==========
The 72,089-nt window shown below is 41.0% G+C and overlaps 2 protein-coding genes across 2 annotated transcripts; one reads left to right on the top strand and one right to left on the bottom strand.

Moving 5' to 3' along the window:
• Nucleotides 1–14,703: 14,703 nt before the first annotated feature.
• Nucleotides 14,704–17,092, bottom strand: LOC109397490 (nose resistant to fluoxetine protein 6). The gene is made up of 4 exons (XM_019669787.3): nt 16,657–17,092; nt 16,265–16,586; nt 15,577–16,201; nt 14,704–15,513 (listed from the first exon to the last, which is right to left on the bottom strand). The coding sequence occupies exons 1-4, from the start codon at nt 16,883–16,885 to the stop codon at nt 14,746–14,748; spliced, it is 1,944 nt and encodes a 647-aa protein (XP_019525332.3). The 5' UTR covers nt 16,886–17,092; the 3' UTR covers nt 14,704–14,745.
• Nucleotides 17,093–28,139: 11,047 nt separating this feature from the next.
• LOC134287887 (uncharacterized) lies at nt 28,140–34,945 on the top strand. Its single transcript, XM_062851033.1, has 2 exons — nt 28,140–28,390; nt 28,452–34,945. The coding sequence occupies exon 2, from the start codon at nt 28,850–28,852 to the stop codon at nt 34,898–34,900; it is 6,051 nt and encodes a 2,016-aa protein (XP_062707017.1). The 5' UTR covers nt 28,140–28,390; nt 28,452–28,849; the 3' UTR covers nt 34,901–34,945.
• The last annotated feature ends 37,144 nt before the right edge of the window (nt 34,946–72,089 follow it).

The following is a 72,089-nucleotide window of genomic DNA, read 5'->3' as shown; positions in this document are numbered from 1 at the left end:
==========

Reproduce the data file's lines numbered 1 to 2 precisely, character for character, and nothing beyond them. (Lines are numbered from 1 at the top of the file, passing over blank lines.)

The 72,089-nt window shown below is 41.0% G+C and overlaps 2 protein-coding genes across 2 annotated transcripts; one reads left to right on the top strand and one right to left on the bottom strand.

Moving 5' to 3' along the window: